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Energy Efficiency More Important Than any Other “Fuel,” IEA Reports

Energy Efficiency is Right There for the Taking!
Energy Efficiency is Right There for the Taking!

With all the focus on renewable energy and alternative fuels, it seems that improving the energy efficiency of the technology we already have has fallen by the wayside.

According to the International Energy Agency [IEA], energy efficiency is the world’s most important fuel, and small investments into improving energy efficiency have a huge impact, reducing fuel consumption, reducing emissions, and saving money.

In a recent edition of the IEA Energy Efficiency Market Report, researchers assert that investment in energy efficiency could provide even more savings than any other form of energy generation. The report went on to say, “the scale of recent investment in energy efficiency worldwide makes it as significant in its contribution to energy demand as investment in renewable energy or fossil fuel generation.”

One of the problems with energy efficiency though, is that it’s pretty hiding in plain sight, right in front of everyone that uses any form of energy. The bigger problem is that our recent investments into energy efficiency have been forced on us. Instead of taking the initiative, we have the tendency to wait until the problems caused by our inefficient use of energy catch up with us.

Take, for example, the recent changes in legislation regulating light vehicle fuel economy and emissions. This actually started back in the 1970s, after the OPEC Oil Embargo jacked up the price of petroleum. Now that climate change has been linked to human activity, fuel economy and energy efficiency regulations are becoming even more strict. Interestingly, we’ve had the technology to make a 100mpg vehicle for decades. Even the Ford Model T, in 1908, got around 26mpg.

Energy efficiency is right in front of us, are we too complacent to just reach out and grab it?

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  1. LoneWolffe wanderfireThank you.  Excellent.  That is terrific. You may be interested in this.   I  found this quote but would like to see a full chart with the underlying numbers:  “America has the largest efficiency reserves in the world.” (NRDC, Unlocking the Power of Energy Efficiency in Buildings, Fact Sheet, Natural Resources Defense Council, New York, New York, December 2008)  If you happen to come across any charts like this that compare energy efficiency to say, coal or nuclear or natural gas or renewables, that would be of considerable eye brow raising interest.  There is an IEA figure forecasting the cost of clean energy at http://www.global-warming-forecasts.com/cost-climate-change-costs-global-warming.php ($140 trillion by 2050).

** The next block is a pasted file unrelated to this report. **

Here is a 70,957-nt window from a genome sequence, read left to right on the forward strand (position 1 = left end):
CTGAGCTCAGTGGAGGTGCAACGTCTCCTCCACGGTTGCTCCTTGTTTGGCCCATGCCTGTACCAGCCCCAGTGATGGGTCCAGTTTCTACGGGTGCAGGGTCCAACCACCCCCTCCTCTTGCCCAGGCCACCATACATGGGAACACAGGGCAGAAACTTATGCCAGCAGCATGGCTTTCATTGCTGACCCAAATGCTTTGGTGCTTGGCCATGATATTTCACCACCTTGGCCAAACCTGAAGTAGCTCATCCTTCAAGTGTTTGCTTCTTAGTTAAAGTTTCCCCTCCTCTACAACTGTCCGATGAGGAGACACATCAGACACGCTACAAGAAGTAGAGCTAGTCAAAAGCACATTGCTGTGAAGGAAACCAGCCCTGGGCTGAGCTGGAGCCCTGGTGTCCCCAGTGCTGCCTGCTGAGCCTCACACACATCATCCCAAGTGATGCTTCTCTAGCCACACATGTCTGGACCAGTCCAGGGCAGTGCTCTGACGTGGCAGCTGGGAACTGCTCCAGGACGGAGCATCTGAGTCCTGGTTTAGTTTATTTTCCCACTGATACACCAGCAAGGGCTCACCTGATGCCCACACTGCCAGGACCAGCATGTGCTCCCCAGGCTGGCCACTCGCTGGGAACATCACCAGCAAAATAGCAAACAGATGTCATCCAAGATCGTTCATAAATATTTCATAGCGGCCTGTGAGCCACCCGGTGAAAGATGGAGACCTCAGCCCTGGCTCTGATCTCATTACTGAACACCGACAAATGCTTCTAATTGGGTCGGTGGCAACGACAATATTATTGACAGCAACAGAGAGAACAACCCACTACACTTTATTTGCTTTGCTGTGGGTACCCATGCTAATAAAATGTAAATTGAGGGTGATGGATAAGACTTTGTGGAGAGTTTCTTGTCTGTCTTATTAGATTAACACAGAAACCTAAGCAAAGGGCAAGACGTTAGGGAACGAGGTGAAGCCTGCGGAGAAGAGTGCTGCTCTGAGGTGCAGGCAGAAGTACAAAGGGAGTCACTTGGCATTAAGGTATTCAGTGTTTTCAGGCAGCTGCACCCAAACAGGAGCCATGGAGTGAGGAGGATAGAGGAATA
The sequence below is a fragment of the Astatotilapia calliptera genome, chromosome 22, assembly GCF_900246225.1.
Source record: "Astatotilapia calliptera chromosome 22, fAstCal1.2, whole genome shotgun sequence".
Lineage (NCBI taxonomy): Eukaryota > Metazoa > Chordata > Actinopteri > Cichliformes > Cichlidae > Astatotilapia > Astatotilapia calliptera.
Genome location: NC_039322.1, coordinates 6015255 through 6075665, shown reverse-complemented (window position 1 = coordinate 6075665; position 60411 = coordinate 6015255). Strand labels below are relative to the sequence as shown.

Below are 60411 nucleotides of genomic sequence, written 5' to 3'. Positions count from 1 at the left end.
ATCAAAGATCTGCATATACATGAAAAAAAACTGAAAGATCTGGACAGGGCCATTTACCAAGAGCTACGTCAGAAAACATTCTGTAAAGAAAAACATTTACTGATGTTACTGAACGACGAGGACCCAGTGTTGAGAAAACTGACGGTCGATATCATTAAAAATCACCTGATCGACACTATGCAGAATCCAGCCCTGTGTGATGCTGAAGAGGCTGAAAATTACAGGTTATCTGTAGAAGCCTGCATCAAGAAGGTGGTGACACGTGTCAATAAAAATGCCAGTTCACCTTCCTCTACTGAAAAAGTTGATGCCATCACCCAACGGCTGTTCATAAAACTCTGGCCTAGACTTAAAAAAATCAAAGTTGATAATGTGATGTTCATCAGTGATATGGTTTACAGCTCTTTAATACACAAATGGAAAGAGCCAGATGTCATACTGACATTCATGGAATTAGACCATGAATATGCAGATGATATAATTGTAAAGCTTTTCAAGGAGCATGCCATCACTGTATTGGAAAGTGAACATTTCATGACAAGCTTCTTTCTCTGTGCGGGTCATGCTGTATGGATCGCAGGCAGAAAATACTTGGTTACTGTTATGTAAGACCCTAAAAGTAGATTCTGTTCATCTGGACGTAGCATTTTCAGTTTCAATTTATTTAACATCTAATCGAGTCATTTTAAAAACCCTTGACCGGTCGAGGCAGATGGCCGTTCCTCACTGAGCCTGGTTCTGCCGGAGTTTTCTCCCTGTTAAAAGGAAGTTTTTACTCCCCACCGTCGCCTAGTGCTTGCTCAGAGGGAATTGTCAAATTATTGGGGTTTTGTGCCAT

One thing that I don’t think is emphasized enough is this:  Conventional and renewable power generation sources (from nuclear to natural gas and  geothermal to solar thermal) all cost money, whereas, energy efficiency is the only supply choice that saves you money.  

    All the best,

    RNV Ventures

  2. wanderfire From the speech and release of the report [which is available for $110/€80], located at http://www.iea.org/newsroomandevents/speeches/131016EEMRDaeguLaunchSpeech.pdf i gleaned the following actual quote from the IEA: “We are taking a new perspective to energy efficiency with this report; treating it as we would any other energy resource. Indeed, it joins our Market Report series along‐side more traditional conceptions of fuel sources: oil, gas, coal, and renewables.”
    Page 5 has a great illustration and says, “the energy savings from efficiency measures exceed the output from any other single fuel source in a sub‐set of 11 IEA countries in 2010. Energy efficiency investment has already delivered significant reductions in energy demand.”


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